The Silence of Others
Almudena Garracedo, Robert Bahar, USA/Spain
Following the death of Franco in 1975, Spain found itself at a crossroads. There were thousands calling for justice for the crimes committed by the regime, and yet the country was still strongly divided between supporters of Franco and those opposed. In order to circumvent any further political difficulties, it was decided in 1977 by a majority vote of the parliament that an amnesty law would be enacted. This guaranteed that political prisoners would be released and political exiles would be welcomed back to the country. However, on the other side, it also exempted those who had committed crimes sanctioned by the government during the Franco regime and the Spanish Civil War from being prosecuted. The results of this “pact of forgetting” is still felt today, and not only has it resulted in victims having to live in proximity to the very people who tortured them or murdered their family members, it has also led to a lack of understanding and comprehension of the general public about their own political history. Even worse, there are still some 100,000 people disappeared by the regime, lying in mass graves around the country. So long as the amnesty law is in place, it is almost impossible for family members to have the remains exhumed and identified.
In The Silence of Others we are introduced to several victims, relatives, and human rights lawyers as they spend six years in the fight to abolish the amnesty law and obtain the right to identify the remains of their family members and admissions of guilt from the perpetrators. Even today, more than forty years after the death of Franco, the issue is still contested within Spain with many (including the king and current prime minister) believing the past should remain buried. However, this does nothing for the victims who are constantly reminded of their painful past through streets and squares named after famous members of the regime, and the inability to address any of their grievances through official channels.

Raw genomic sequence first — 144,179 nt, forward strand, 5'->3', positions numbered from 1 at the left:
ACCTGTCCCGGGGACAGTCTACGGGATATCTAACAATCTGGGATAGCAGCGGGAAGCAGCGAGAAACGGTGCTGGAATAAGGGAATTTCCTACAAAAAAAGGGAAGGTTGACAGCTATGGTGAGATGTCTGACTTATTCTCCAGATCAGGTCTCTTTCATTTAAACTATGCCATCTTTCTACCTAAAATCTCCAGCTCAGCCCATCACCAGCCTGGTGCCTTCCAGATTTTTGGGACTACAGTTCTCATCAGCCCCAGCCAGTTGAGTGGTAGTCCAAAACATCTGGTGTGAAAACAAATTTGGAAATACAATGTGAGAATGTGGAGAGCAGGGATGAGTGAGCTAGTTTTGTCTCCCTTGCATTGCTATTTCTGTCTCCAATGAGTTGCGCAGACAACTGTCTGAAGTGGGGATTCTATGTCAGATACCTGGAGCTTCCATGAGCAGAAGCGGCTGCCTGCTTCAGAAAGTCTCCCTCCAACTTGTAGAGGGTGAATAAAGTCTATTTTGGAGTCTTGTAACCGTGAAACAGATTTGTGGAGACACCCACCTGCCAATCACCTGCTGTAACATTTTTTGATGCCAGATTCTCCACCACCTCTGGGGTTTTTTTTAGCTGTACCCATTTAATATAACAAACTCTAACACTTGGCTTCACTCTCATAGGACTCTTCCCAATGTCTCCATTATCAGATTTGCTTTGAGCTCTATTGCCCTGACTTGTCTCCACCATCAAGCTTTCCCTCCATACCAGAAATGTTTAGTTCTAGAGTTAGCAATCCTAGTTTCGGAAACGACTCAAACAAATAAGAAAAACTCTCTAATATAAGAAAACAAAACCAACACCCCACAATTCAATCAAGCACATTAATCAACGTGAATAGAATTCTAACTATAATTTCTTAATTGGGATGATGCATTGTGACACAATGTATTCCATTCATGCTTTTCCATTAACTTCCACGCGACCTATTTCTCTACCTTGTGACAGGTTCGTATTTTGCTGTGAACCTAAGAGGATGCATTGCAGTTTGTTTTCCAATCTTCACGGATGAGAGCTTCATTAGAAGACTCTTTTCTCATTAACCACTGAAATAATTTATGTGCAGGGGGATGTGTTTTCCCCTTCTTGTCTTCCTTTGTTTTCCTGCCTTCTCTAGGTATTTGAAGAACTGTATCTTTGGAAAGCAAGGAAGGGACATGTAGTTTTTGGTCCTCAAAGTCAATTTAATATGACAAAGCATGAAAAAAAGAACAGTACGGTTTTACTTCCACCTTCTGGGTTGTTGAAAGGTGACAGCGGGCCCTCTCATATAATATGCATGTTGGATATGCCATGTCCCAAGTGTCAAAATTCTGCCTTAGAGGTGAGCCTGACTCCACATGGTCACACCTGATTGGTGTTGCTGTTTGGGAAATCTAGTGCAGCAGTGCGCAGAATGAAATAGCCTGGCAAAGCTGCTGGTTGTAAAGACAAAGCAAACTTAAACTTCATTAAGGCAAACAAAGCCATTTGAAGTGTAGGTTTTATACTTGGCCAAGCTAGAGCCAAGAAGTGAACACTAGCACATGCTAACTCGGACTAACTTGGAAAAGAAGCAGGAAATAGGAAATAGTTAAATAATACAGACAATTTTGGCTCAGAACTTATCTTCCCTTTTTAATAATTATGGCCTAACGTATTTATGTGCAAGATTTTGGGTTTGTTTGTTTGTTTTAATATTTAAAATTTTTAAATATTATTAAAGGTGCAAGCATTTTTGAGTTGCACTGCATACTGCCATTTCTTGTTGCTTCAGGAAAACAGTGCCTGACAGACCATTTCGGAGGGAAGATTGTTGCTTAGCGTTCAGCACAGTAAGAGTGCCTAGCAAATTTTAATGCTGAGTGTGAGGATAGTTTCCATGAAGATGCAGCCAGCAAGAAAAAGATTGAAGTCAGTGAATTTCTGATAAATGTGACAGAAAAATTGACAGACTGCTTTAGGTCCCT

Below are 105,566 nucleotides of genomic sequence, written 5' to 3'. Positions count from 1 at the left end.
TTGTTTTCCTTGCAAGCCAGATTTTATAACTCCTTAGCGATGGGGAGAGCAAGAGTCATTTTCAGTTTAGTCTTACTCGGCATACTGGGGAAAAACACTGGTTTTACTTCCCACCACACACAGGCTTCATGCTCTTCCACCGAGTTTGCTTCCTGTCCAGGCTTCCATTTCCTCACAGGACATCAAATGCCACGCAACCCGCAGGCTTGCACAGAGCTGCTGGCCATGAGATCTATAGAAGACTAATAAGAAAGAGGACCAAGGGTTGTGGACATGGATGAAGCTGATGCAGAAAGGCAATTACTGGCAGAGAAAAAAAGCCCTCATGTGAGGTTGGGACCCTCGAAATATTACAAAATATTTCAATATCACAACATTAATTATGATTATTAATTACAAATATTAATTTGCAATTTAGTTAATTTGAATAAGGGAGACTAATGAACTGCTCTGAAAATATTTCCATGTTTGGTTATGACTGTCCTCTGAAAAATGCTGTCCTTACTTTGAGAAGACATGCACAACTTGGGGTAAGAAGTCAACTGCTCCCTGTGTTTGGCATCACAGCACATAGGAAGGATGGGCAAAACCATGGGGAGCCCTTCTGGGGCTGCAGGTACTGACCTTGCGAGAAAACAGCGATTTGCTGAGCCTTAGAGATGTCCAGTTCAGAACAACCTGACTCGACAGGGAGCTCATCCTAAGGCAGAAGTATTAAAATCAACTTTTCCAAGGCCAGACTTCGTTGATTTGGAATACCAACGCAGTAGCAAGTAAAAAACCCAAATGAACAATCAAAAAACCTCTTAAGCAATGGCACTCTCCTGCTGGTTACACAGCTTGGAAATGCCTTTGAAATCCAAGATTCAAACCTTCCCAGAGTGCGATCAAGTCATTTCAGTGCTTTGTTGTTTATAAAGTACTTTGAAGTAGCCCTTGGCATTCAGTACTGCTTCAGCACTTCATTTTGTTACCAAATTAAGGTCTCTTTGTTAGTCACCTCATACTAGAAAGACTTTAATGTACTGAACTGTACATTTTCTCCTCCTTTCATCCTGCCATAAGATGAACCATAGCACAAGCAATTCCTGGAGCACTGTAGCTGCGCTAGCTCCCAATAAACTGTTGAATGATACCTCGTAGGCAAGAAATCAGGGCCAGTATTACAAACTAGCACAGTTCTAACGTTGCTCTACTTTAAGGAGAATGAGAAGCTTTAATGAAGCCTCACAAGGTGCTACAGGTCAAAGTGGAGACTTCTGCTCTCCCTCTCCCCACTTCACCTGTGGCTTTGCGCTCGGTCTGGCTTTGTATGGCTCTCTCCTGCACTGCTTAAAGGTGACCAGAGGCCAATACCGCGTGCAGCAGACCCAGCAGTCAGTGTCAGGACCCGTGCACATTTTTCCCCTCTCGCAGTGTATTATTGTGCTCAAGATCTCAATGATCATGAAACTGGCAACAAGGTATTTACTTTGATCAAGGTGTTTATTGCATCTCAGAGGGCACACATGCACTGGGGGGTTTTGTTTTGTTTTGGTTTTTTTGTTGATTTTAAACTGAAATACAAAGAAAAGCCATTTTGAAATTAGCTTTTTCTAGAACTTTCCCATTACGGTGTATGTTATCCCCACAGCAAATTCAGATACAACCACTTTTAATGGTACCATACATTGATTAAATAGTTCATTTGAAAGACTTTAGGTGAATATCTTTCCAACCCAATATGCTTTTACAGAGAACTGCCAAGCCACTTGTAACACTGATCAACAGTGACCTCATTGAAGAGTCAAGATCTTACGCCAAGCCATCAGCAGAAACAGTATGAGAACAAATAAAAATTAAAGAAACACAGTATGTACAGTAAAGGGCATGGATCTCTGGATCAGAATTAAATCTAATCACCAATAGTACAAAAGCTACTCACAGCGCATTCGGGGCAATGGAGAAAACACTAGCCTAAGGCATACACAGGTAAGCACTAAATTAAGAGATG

The victims of Franco’s government are widespread and still suffering. Throughout this powerful documentary it is clear that time does not heal wounds when justice is not served. An elderly woman hopes to uncover her murdered mother’s remains so they can rest in peace together. Groups of women rally together hoping to find children they were told died at birth but were actually stolen from them and given away for adoption. Men and women tell of terrible tortures they suffered from men, who have been allowed to live in freedom and comfort all of these years. It is eye-opening and frankly disturbing to see such blatant disregard of judicial rights of European citizens. And yet it still continues, and even when the victims try to get international help, they are railroaded by the Spanish government. This is a documentary that anyone who wishes to know more about a tragic part of Spanish history and current political affairs should watch out for. Unfortunately, it seems that until there is more international knowledge and pressure for the rights of the victims of Franco, it is unlikely that they will ever find the justice they seek. Winner of the Panorama Audience Award for best documentary.